3. If you frustrate or disappoint the dog or the pig, it will turn on you and rip you if it can.
      4. Some people are incapable of understanding what is holy and what is spiritually of great value.
        1. They not only have no appreciation of what you try to share with them, but they easily become irritated and frustrated with you.
        2. Among the most violent enemies you will ever encounter are religious enemies. Some of the most horrible things are done in the name of religion.
      5. Jesus was talking about both ungodly and religious people who were incapable of appreciating his teachings.
  2. Responsibility # 3: the responsibility of initiative.
    1. When a person understands Jesus’ teachings, that understanding makes him aware of how much he does not know, does not understand.
      1. I am certain that Jesus was not speaking of material pursuits when he instructed them to ask, to seek, to knock.
      2. “If you truly want to be a righteous person, if you truly want to understand the existence and relationship with God that I am revealing, it is your responsibility to ask God for wisdom/understanding, to pursue this new awareness built on new insights by knocking on God’s door.”
        1. It is the responsibility of faith to initiate, to act.
        2. If you hunger for righteousness, act.
      3. “You are evil; it is impossible for you to remove the reality of evil and the influence of evil from your lives.”
        1. Even though evil will forever be the reality of your earthly existence, you still know how to respond to your children’s requests for food by giving them food–by doing good.
        2. Is not the God of pure goodness much more capable and willing to respond to your requests when you ask, seek, and knock?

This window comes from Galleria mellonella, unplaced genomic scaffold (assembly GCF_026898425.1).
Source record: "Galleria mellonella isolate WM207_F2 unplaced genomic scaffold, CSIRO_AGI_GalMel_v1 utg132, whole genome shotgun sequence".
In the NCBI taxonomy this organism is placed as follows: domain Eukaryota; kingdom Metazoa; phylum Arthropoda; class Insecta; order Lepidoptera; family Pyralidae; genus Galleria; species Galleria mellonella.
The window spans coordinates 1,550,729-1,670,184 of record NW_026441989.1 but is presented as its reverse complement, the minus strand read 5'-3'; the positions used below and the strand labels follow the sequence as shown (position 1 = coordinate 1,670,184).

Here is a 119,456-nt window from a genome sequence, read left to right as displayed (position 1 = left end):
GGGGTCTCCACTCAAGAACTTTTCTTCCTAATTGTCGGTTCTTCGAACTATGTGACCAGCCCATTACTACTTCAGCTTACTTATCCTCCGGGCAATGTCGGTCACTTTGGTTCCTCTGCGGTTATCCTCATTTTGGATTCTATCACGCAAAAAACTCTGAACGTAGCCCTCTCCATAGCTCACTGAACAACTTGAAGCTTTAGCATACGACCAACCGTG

4. Since you belong to the God of pure goodness, you do good by treating other people like you want to be treated.
  3. Responsibility # 4: the responsibility of direction.
    1. The easiest, simplest course of action to take in life is to move in the direction the crowd is moving.
      1. It is easy to go with the crowd in the ungodly world.
      2. It is easy to go with the unspiritual crowd in the religious world.
    2. The most difficult, challenging course to take is the “I am responsible for me and my decisions” direction.
      1. The crowd in both the ungodly world and the religious world typically moves in the direction of least resistance, the path more comfortably traveled.
      2. The path of personal responsibility requires personal knowledge, personal understanding, personal commitment, and personal decision.
    3. We have to be very careful to use this scripture in its context.
      1. It is much too easy to assign anything we personally dislike or disapprove of to the broad way.
      2. It is much too easy to assign any demand we personally think needs emphasis as an evidence that we are traveling the narrow way.